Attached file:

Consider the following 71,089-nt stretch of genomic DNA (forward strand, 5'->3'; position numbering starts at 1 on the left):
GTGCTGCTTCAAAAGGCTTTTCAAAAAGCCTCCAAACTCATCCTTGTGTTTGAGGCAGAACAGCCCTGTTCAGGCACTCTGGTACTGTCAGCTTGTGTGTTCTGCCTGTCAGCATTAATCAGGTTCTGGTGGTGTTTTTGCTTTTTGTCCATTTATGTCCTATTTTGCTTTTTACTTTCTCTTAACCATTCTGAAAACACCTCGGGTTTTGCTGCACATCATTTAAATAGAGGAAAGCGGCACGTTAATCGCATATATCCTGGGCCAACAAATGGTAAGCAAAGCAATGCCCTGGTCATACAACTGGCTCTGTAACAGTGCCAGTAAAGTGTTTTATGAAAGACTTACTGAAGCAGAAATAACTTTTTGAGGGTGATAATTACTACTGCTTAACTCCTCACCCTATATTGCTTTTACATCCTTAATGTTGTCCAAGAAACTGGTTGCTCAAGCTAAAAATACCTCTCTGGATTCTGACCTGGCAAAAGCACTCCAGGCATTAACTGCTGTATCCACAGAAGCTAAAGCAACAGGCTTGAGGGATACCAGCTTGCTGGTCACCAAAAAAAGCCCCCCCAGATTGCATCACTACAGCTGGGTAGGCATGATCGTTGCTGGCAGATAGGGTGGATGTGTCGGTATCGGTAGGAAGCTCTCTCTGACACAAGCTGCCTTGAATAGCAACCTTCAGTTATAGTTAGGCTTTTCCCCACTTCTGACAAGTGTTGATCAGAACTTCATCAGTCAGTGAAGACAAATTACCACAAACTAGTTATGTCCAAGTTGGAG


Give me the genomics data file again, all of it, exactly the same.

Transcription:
Consider the following 71,089-nt stretch of genomic DNA (forward strand, 5'->3'; position numbering starts at 1 on the left):
GTGCTGCTTCAAAAGGCTTTTCAAAAAGCCTCCAAACTCATCCTTGTGTTTGAGGCAGAACAGCCCTGTTCAGGCACTCTGGTACTGTCAGCTTGTGTGTTCTGCCTGTCAGCATTAATCAGGTTCTGGTGGTGTTTTTGCTTTTTGTCCATTTATGTCCTATTTTGCTTTTTACTTTCTCTTAACCATTCTGAAAACACCTCGGGTTTTGCTGCACATCATTTAAATAGAGGAAAGCGGCACGTTAATCGCATATATCCTGGGCCAACAAATGGTAAGCAAAGCAATGCCCTGGTCATACAACTGGCTCTGTAACAGTGCCAGTAAAGTGTTTTATGAAAGACTTACTGAAGCAGAAATAACTTTTTGAGGGTGATAATTACTACTGCTTAACTCCTCACCCTATATTGCTTTTACATCCTTAATGTTGTCCAAGAAACTGGTTGCTCAAGCTAAAAATACCTCTCTGGATTCTGACCTGGCAAAAGCACTCCAGGCATTAACTGCTGTATCCACAGAAGCTAAAGCAACAGGCTTGAGGGATACCAGCTTGCTGGTCACCAAAAAAAGCCCCCCCAGATTGCATCACTACAGCTGGGTAGGCATGATCGTTGCTGGCAGATAGGGTGGATGTGTCGGTATCGGTAGGAAGCTCTCTCTGACACAAGCTGCCTTGAATAGCAACCTTCAGTTATAGTTAGGCTTTTCCCCACTTCTGACAAGTGTTGATCAGAACTTCATCAGTCAGTGAAGACAAATTACCACAAACTAGTTATGTCCAAGTTGGAG